MESSAGE OF JOHN PAUL II
From the Gemelli Polyclinic, 9 March 2005
1. I send you a greeting at the time when you are presenting the Letters accrediting you as Ambassador Extraordinary and Plenipotentiary of Georgia to the Holy See. I deeply regret that because of my convalescence I am unable to receive you in person, to offer you my best wishes at the moment when you are about to begin your mission. Please convey my good wishes to President Mikhail Saakashvili, together with the assurance of my prayers for the prosperity and peace of the entire Georgian Nation.
On this occasion, I am pleased to recall the tribute that I paid to the rich Christian patrimony of Georgia at the beginning of my Pastoral Visit to your Country in 1999. I express my firm conviction that the spiritual and cultural values present in the tradition of the Georgian People will not fail to play an important role in nurturing a new and flourishing growth of civilization from the roots of Georgia's Christian past or to encourage the consolidation of a society worthy of your noble Nation (cf. Arrival Address, Tbilisi, Georgia, 8 November 1999, n. 3; L'Osservatore Romano English edition [ORE], 17 November, p. 3).
2. Ever since Georgia set out on the road to independence and national reconstruction it has had to face many, often extremely demanding, challenges that have put to the test the generosity and self-sacrificing spirit of its citizens in the service of the common good. In addition to the challenge of setting up sound political and economic structures, Georgians have also had to face the task of keeping their sense of unity intact while they open up to the broader European and international Community.
As the experience of many Nations in the past 20 years has shown, it is only possible to face these challenges by maintaining a wise and prudent balance between the requirements of unity and respect for the legitimate differences.
Consequently, what is felt to be the greatest need is the development of a solid model of unity in diversity that is firmly anchored in the Country's historical experience, but at the same time open to the enrichment that comes from dialogue and cooperation with others.
"Today's world is challenging us... to know and respect one another in and through the diversity of our cultures" (Address to the World of Culture and Science, Tbilisi, Georgia, 9 November 1999, n. 4; ORE, ibid., p. 7). Only in this way will the path to a future of solidarity, understanding and peace be open to social, economic and cultural life at every level.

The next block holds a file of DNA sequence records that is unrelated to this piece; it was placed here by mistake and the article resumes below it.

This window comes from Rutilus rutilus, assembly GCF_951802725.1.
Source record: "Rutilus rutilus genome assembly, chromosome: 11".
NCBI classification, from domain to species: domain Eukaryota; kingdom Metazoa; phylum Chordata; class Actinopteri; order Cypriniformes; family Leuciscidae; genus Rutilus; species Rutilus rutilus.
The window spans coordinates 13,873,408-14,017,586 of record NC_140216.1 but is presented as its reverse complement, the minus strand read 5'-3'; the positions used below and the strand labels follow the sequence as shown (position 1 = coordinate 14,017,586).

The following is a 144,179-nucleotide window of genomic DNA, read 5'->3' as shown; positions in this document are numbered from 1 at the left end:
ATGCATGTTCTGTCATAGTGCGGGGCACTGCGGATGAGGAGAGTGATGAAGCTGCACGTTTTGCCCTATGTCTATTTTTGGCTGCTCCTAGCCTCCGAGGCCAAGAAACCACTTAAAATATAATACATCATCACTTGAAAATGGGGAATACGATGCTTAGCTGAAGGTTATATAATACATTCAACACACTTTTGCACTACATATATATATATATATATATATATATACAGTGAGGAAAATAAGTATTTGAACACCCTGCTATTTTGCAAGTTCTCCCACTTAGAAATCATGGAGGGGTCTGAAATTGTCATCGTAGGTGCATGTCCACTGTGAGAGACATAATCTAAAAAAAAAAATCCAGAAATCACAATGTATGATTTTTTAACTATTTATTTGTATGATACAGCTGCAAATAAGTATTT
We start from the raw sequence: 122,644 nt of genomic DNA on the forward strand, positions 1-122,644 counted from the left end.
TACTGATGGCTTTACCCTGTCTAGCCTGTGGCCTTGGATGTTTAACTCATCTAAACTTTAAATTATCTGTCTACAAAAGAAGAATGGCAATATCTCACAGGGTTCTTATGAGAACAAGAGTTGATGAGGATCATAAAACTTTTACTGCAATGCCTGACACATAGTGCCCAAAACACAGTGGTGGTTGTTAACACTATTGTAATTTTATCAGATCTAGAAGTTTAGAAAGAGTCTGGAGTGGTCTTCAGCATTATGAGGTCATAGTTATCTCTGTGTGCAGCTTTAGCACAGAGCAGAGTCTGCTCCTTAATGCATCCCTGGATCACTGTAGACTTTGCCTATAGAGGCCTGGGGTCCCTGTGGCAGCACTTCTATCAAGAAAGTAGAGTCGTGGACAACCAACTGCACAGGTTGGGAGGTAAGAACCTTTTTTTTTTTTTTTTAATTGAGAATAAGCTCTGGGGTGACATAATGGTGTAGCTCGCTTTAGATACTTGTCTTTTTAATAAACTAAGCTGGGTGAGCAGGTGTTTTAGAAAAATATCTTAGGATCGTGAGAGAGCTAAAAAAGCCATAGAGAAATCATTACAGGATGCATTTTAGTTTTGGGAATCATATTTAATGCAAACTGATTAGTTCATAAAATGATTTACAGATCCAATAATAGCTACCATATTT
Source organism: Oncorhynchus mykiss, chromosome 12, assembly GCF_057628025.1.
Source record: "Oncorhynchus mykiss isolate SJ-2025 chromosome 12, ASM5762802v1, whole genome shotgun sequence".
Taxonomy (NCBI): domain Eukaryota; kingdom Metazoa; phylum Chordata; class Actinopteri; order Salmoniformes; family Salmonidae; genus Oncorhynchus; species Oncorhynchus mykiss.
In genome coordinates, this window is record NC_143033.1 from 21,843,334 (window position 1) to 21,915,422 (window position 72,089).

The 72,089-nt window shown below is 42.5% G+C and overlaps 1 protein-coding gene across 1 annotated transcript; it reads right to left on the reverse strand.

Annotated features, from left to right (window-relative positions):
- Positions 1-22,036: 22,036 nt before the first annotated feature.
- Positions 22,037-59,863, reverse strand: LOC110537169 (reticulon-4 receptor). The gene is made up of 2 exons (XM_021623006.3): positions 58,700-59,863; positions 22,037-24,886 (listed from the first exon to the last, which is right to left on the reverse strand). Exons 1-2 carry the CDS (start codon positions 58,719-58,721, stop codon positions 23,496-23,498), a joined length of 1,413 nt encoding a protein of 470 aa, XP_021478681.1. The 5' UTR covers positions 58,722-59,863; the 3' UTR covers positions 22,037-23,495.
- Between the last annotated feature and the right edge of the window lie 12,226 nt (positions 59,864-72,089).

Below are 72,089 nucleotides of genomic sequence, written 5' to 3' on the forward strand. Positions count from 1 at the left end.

3. The Catholic Church in Georgia is eager to make her own contribution to the spiritual rebirth of the Nation and the progress of the common good. She wishes to do this through the fulfilment of her own specific religious mission as well as through her commitment to works of charity and the promotion of cultural exchanges and educational opportunities for young people who are the future of Georgia.
Although Georgian Catholics are a minority, I would like to assure you of their fervent desire to work in a spirit of collaboration and full respect with their Orthodox brothers and sisters, as well as with all people of good will, to build a future of freedom, justice and social harmony.
Today more than ever, believers are called to join forces to lay solid foundations for an authentic social renewal. They will contribute to forming consciences in peace with respect for the inviolable dignity and rights of every person, and at the same time, they will cooperate in order to uproot every form of hostility, prejudice and discord.
In this context I would like to express my desire for constructive dialogue between the Catholic Church and the Government Authorities, so that the Catholic community may be guaranteed adequate legal protection in the exercise of its proper mission.
4. These are the sentiments with which I offer you my best wishes and prayers at the time when you are assuming your high-level responsibilities.
I am sure that the fulfilment of your tasks will contribute to further strengthening the friendly relations that exist between Georgia and the Holy See. In this perspective, I assure you of the constant availability of my collaborators to offer you any help you may desire in carrying out your demanding mission.
I cordially invoke an abundance of Blessings from Almighty God upon you and the Georgian People.
*L'Osservatore Romano. Weekly Edition in English n. 14 pp. 17, 18.
© Copyright 2005 - Libreria Editrice Vaticana